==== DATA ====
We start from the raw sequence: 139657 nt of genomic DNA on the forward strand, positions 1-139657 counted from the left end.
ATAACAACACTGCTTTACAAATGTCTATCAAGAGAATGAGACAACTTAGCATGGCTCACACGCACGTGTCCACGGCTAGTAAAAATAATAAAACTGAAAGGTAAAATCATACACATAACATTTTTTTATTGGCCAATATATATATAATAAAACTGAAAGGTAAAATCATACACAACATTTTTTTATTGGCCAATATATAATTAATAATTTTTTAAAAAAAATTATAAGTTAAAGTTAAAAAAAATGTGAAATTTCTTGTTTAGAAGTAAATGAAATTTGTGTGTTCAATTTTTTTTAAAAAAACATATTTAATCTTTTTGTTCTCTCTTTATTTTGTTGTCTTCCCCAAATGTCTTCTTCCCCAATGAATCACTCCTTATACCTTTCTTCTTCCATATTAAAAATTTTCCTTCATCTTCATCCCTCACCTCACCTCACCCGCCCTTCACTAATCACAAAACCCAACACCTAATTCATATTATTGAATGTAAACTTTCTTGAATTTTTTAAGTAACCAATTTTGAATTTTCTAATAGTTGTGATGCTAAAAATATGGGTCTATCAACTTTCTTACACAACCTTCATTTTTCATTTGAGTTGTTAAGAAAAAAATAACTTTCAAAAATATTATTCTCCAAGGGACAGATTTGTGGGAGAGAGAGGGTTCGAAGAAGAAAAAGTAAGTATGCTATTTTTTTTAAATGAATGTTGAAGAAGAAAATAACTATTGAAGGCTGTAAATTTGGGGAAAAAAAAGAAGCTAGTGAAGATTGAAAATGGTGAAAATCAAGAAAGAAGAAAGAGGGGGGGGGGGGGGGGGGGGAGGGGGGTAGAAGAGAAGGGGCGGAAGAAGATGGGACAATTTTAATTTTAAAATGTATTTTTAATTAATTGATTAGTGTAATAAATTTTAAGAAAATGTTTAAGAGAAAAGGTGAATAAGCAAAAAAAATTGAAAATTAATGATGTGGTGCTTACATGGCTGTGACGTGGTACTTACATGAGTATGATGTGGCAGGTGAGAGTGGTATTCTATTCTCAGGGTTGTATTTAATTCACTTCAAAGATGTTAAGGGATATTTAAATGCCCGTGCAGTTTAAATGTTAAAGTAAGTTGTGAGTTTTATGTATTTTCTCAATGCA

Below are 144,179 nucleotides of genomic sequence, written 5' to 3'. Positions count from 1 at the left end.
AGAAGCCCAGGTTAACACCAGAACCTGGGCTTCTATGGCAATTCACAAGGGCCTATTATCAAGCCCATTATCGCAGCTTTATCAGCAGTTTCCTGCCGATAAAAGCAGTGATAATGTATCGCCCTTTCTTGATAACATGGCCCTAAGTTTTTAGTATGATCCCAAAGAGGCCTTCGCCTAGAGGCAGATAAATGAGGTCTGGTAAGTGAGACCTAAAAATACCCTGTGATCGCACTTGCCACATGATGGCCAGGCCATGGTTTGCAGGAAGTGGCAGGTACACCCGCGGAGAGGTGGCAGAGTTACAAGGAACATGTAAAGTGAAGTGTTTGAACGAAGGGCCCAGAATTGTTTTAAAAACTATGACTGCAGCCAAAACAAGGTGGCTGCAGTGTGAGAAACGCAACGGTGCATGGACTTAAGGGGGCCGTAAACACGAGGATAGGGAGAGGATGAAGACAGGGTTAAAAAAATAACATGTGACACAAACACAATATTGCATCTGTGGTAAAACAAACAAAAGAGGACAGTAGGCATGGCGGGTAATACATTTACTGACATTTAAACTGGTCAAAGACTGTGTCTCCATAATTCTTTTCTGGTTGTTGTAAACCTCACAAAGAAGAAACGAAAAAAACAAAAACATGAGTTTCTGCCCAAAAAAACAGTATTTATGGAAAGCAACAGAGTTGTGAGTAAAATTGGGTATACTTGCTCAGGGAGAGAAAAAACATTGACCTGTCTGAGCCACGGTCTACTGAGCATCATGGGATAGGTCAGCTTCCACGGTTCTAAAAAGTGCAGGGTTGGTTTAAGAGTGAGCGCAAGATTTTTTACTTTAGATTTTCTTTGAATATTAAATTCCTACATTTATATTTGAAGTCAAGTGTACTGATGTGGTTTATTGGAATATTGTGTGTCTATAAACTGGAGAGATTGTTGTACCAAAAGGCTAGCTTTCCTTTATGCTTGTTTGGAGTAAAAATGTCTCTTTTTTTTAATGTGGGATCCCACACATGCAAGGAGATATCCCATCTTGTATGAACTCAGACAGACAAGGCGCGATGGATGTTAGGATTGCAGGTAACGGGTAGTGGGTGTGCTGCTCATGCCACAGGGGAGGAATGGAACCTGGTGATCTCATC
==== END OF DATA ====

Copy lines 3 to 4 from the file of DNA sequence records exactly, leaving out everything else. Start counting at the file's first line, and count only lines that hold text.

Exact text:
Below are 144,179 nucleotides of genomic sequence, written 5' to 3'. Positions count from 1 at the left end.
AGAAGCCCAGGTTAACACCAGAACCTGGGCTTCTATGGCAATTCACAAGGGCCTATTATCAAGCCCATTATCGCAGCTTTATCAGCAGTTTCCTGCCGATAAAAGCAGTGATAATGTATCGCCCTTTCTTGATAACATGGCCCTAAGTTTTTAGTATGATCCCAAAGAGGCCTTCGCCTAGAGGCAGATAAATGAGGTCTGGTAAGTGAGACCTAAAAATACCCTGTGATCGCACTTGCCACATGATGGCCAGGCCATGGTTTGCAGGAAGTGGCAGGTACACCCGCGGAGAGGTGGCAGAGTTACAAGGAACATGTAAAGTGAAGTGTTTGAACGAAGGGCCCAGAATTGTTTTAAAAACTATGACTGCAGCCAAAACAAGGTGGCTGCAGTGTGAGAAACGCAACGGTGCATGGACTTAAGGGGGCCGTAAACACGAGGATAGGGAGAGGATGAAGACAGGGTTAAAAAAATAACATGTGACACAAACACAATATTGCATCTGTGGTAAAACAAACAAAAGAGGACAGTAGGCATGGCGGGTAATACATTTACTGACATTTAAACTGGTCAAAGACTGTGTCTCCATAATTCTTTTCTGGTTGTTGTAAACCTCACAAAGAAGAAACGAAAAAAACAAAAACATGAGTTTCTGCCCAAAAAAACAGTATTTATGGAAAGCAACAGAGTTGTGAGTAAAATTGGGTATACTTGCTCAGGGAGAGAAAAAACATTGACCTGTCTGAGCCACGGTCTACTGAGCATCATGGGATAGGTCAGCTTCCACGGTTCTAAAAAGTGCAGGGTTGGTTTAAGAGTGAGCGCAAGATTTTTTACTTTAGATTTTCTTTGAATATTAAATTCCTACATTTATATTTGAAGTCAAGTGTACTGATGTGGTTTATTGGAATATTGTGTGTCTATAAACTGGAGAGATTGTTGTACCAAAAGGCTAGCTTTCCTTTATGCTTGTTTGGAGTAAAAATGTCTCTTTTTTTTAATGTGGGATCCCACACATGCAAGGAGATATCCCATCTTGTATGAACTCAGACAGACAAGGCGCGATGGATGTTAGGATTGCAGGTAACGGGTAGTGGGTGTGCTGCTCATGCCACAGGGGAGGAATGGAACCTGGTGATCTCATC